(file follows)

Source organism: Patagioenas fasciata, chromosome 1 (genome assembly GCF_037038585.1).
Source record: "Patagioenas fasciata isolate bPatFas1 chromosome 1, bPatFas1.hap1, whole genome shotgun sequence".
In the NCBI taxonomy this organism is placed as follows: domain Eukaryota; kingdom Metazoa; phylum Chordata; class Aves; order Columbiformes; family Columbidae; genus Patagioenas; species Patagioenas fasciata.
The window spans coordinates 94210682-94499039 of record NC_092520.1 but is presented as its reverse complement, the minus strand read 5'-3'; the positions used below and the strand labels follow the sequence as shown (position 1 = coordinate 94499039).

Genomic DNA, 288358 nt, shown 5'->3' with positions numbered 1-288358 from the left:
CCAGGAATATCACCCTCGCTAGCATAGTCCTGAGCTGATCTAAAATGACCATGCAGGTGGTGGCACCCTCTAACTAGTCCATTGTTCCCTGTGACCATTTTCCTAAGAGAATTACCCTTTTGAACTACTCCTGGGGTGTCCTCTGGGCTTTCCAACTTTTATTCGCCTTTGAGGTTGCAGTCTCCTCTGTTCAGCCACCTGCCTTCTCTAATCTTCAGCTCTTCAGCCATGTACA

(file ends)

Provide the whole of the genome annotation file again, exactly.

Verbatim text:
Source organism: Patagioenas fasciata, chromosome 1 (genome assembly GCF_037038585.1).
Source record: "Patagioenas fasciata isolate bPatFas1 chromosome 1, bPatFas1.hap1, whole genome shotgun sequence".
In the NCBI taxonomy this organism is placed as follows: domain Eukaryota; kingdom Metazoa; phylum Chordata; class Aves; order Columbiformes; family Columbidae; genus Patagioenas; species Patagioenas fasciata.
The window spans coordinates 94210682-94499039 of record NC_092520.1 but is presented as its reverse complement, the minus strand read 5'-3'; the positions used below and the strand labels follow the sequence as shown (position 1 = coordinate 94499039).

Genomic DNA, 288358 nt, shown 5'->3' with positions numbered 1-288358 from the left:
CCAGGAATATCACCCTCGCTAGCATAGTCCTGAGCTGATCTAAAATGACCATGCAGGTGGTGGCACCCTCTAACTAGTCCATTGTTCCCTGTGACCATTTTCCTAAGAGAATTACCCTTTTGAACTACTCCTGGGGTGTCCTCTGGGCTTTCCAACTTTTATTCGCCTTTGAGGTTGCAGTCTCCTCTGTTCAGCCACCTGCCTTCTCTAATCTTCAGCTCTTCAGCCATGTACA